When one side of a war takes control of an area or a fort belonging to the other side, they often change the name of the area or fort to reflect the name of the hero who laid siege on it. Lieutenant General Wilhelm von Knyphausen became a British hero in 1776, when he and a force of 3,000 Hessian mercenaries and 5,000 Redcoats laid siege to Fort Washington at the northern end and highest point of Manhattan Island on November 16, 1776.
Throughout that morning, Knyphausen met stiff resistance from the Patriot riflemen inside, but by afternoon, the Patriots were overwhelmed, and the garrison commander, Colonel Robert Magaw, surrendered. Nearly 3,000 Patriots were taken prisoner, and valuable ammunition and supplies were lost to the Hessians. The prisoners faced a particularly grim fate, because many later died aboard British prison ships anchored in New York Harbor. Among the 53 dead and 96 wounded Patriots were John and Margaret Corbin of Virginia. When John died in action, his wife Margaret took over his cannon, cleaning, loading, and firing the gun until she too was severely wounded. The first woman known to have fought for the Continental Army, Margaret survived, but lost the use of her left arm. Margaret Cochran (Corbin) was born in Western Pennsylvania on November 12, 1751 in what is now Franklin County. Her parents were Robert Cochran, a Scots-Irish immigrant, and his wife, Sarah. In 1756, when Margaret was five years old, her parents were attacked by Native Americans. Her father was killed, and her mother was kidnapped, never to be seen again. Margaret and her brother, John escaped the raid because they were not at home. They lived with their uncle for the rest of their childhood. Margaret became a survivor…not a victim, and I’m sure that was why she picked up where her husband left off and fought as well as any man there.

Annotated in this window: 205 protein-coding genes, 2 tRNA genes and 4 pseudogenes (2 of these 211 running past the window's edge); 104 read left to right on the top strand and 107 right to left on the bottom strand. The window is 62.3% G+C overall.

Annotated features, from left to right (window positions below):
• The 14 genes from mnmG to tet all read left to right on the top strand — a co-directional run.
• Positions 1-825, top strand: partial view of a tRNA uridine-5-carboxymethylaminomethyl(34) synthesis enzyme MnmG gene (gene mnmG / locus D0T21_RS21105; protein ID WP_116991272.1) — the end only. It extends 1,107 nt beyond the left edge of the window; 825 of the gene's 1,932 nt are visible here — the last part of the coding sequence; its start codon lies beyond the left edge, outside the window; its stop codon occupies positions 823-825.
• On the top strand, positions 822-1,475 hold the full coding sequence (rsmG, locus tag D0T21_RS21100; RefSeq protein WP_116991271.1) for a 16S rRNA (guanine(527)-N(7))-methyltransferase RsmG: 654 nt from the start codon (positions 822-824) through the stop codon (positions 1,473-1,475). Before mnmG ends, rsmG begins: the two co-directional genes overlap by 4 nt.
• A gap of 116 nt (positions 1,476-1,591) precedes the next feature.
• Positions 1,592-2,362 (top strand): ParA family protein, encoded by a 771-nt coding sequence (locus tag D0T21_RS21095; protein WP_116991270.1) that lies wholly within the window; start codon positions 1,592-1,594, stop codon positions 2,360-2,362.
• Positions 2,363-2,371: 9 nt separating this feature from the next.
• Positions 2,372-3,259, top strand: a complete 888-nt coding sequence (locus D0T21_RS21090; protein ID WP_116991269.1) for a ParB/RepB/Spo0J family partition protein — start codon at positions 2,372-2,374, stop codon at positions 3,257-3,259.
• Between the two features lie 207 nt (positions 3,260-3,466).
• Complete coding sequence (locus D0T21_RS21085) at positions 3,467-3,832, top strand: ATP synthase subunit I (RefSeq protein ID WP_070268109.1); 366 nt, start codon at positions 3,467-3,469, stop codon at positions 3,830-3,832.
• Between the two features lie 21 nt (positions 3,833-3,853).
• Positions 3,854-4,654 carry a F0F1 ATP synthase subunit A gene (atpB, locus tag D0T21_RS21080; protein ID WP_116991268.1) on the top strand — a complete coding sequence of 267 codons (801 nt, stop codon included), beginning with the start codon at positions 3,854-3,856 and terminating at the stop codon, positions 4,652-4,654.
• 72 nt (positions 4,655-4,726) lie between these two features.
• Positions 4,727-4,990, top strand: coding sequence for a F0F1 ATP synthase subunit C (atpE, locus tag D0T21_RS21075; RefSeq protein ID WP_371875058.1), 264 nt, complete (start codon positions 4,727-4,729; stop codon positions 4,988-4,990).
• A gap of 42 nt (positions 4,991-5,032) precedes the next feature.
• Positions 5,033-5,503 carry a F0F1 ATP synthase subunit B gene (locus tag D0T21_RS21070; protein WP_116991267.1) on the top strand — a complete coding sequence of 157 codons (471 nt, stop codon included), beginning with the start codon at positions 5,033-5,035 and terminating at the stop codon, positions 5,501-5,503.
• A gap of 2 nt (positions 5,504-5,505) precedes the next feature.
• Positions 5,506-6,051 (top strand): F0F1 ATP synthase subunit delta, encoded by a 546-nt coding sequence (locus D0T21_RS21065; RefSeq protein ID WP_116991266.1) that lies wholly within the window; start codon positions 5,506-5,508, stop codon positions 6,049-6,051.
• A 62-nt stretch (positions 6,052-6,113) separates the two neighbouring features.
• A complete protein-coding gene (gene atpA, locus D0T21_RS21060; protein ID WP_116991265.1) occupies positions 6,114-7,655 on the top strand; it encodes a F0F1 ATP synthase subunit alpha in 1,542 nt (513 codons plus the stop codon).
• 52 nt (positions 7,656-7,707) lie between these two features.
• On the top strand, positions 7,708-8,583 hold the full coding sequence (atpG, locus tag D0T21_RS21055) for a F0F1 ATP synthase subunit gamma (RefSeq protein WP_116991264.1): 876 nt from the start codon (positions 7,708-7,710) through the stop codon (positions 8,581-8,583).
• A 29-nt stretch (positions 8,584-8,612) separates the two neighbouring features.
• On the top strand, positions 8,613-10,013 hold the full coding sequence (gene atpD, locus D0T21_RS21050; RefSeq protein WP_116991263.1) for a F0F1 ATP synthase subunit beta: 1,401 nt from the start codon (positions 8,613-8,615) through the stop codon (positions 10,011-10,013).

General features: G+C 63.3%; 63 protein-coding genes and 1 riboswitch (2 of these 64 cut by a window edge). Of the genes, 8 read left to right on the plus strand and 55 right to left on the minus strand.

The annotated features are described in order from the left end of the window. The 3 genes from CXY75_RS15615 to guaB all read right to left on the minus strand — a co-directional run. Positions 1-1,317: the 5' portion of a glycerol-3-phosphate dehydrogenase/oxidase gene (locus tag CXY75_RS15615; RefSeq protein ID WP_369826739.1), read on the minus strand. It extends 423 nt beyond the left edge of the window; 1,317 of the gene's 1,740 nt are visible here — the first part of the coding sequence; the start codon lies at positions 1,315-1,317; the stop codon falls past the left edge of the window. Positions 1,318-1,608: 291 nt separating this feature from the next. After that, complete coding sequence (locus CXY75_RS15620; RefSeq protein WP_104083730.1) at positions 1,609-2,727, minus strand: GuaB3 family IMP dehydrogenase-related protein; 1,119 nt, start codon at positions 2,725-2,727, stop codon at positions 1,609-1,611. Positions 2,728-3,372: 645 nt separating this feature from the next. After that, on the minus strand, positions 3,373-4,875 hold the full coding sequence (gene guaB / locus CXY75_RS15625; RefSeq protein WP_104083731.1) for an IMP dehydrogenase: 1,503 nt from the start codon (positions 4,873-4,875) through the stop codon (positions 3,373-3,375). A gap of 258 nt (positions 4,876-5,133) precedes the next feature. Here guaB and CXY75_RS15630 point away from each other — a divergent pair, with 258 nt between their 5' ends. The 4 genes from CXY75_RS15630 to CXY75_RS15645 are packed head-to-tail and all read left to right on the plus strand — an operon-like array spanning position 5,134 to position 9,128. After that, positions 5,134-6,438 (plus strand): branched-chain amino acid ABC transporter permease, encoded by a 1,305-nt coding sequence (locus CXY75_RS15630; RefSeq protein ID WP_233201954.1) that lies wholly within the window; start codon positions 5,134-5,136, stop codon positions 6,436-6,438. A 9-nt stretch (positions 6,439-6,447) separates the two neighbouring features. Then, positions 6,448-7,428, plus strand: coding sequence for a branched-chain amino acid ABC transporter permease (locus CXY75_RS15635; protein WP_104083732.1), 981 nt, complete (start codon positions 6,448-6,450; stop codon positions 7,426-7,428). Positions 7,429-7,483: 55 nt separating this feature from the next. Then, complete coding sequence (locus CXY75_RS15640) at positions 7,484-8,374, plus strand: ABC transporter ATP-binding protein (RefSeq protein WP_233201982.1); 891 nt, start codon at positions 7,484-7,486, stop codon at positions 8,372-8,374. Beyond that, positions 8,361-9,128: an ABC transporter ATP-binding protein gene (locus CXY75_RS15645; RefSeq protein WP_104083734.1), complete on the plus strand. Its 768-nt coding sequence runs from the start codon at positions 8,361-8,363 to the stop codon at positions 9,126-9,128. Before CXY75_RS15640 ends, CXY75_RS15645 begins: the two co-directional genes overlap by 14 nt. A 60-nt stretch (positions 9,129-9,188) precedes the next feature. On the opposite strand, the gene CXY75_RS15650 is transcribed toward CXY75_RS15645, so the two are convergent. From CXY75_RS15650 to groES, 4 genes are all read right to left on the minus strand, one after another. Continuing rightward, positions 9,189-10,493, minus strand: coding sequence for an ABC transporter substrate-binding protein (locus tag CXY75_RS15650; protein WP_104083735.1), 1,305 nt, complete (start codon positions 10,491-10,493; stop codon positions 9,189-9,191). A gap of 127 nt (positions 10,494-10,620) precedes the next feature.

While Margaret, her husband, John, and many others showed great heroics in the attack, not everyone involved in Magaw’s army, were heroes. Two weeks earlier, one of Magaw’s officers, William Demont, had deserted the Fifth Pennsylvania Battalion and given British intelligence agents information about the Patriot defense of New York, including details about the location and defense of Fort Washington. Demont was the first traitor to the Patriot cause, and his treason contributed significantly to Knyphausen’s victory. What a vast difference there was between this horrible, traitorous man and the very brave Margaret Corbin!!
After the siege, and in honor of Lieutenant General Wilhelm von Knyphausen, who had stormed the post five days earlier, British Commander in Chief General William Howe renamed Fort Washington, “Fort Knyphausen” on November 17, 1776. It was a devastating loss to the patriots. Today, the site of Fort Washington is Bennett Park on Fort Washington Avenue, between West 183rd and West 185th streets in the neighborhood of the Washington Heights section of New York City. The locations of the fort’s walls are marked in the park by stones, along with a tablet commemorating the location of Fort Washington, and the brave troops who took back the fort on their triumphal entry into the city of New York on November 25, 1783. Nearby is a tablet indicating that the schist outcropping is the highest natural point on Manhattan Island, one of the reasons for the fort’s location. Bennett Park is located a few blocks north of the George Washington Bridge. Along the banks of the Hudson River below the Henry Hudson Parkway is Fort Washington Park and the small point of land alternately called Jeffrey’s Hook or Fort Washington Point, which is the site of the Little Red Lighthouse.